Eddy Rachmad, who heads the team designing the barracks, said each building would be 13 meters by 30 meters in size, and each room three meters by four meters in size and able to accommodate up to five people.

Australia is assisting in the design to ensure the buildings are fit for habitation, he said.

Work is already underway in Keude Bieng, Aceh Besar regency, on a barracks, said Amsal Ginting of World Vision.

World Vision is surveying locations for three similar facilities. Rain, however, hampered work on Sunday. Amsal and his team will resume surveying possible locations on Monday.

Palu politicians express support for ex-governor in graft case

National News - June 15, 2006

Ruslan Sangadji, The Jakarta Post, Palu

More than 40 politicians and public figures in Palu, Central Sulawesi, came forward Wednesday to give their assurances that former governor Aminuddin Ponulele would not attempt to flee. Aminuddin is a suspect in the alleged embezzlement of humanitarian funds.

The signatures of 44 people, including 35 Central Sulawesi council members, were given to the police along with a request for the suspension of the suspect's arrest.

The request was filed by law firm Idham Chalid on Wednesday. It included the signatures of Palu Mayor Rusdi Mastura, Donggala Regent Adam Ardjad L., Palu-based Tadulako University Rector Sahabuddin Mustapa and Central Sulawesi Council Speaker Murat U. Nasir.

In the letter, the signers said they were willing to pledge that the former governor, who served from 1999-2004, would not attempt to escape, destroy evidence or obstruct the investigation.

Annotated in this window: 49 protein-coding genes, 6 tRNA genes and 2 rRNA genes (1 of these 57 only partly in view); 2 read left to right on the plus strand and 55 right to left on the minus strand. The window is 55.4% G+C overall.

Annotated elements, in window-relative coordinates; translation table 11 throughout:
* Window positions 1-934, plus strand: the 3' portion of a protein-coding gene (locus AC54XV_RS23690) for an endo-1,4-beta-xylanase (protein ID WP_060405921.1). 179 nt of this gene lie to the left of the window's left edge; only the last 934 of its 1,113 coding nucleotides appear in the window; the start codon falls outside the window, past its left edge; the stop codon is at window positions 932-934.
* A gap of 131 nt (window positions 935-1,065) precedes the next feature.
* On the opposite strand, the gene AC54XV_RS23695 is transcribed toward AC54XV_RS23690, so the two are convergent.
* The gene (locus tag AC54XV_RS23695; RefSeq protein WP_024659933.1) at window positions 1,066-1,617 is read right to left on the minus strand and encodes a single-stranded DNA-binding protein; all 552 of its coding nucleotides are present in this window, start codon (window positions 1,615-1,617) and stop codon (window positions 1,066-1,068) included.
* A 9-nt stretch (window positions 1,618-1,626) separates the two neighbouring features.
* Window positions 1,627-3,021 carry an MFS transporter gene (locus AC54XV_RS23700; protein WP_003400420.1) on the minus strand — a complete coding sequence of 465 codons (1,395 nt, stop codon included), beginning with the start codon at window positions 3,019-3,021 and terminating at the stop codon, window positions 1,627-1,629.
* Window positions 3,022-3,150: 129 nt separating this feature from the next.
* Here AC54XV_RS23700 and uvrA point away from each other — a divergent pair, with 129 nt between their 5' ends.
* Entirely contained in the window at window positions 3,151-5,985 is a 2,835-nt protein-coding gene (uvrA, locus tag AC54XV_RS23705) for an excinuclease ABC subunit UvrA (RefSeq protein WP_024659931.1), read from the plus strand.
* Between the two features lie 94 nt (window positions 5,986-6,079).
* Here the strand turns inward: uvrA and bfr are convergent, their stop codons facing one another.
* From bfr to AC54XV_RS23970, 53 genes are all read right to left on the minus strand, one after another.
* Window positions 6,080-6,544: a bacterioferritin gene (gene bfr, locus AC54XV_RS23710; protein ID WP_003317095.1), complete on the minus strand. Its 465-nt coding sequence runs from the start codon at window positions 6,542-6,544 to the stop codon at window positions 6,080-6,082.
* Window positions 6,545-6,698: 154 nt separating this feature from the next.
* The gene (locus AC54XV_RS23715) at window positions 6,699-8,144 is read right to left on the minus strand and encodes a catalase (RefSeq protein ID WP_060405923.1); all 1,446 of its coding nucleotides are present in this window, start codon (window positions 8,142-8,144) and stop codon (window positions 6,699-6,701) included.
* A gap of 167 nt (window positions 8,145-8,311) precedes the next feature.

Aminuddin was arrested by the police on June 8 for his alleged involvement in thefts from the 2001 Poso humanitarian fund.

The suspect, who is the province's Golkar Party chairman, was put in police custody along with another suspect in the case, DL, who heads CV Ralianti Palu. They were believed to be involved in the embezzlement of transportation funds for people displaced following the Muslim-Christian conflict of 2000 and 2001, which killed more than 1,000 people.

According to Central Sulawesi Police Chief Brig. Gen. Oegroseno, Aminuddin and DL will be charged for violating the 2001 Anticorruption Law. If found guilty, they could be jailed up to 20 years and fined up to Rp 1 billion (US$105,263).

Oegroseno said based on the investigation, the former head of the province's Social Welfare Office, Andi Azikin Suyuti, had instructed the project's leader and treasurer to hand over the fund to Aminuddin, who was the head of the unit coordinating disaster mitigation and displaced people. Andi is currently in Salemba penitentiary in Central Jakarta awaiting trial.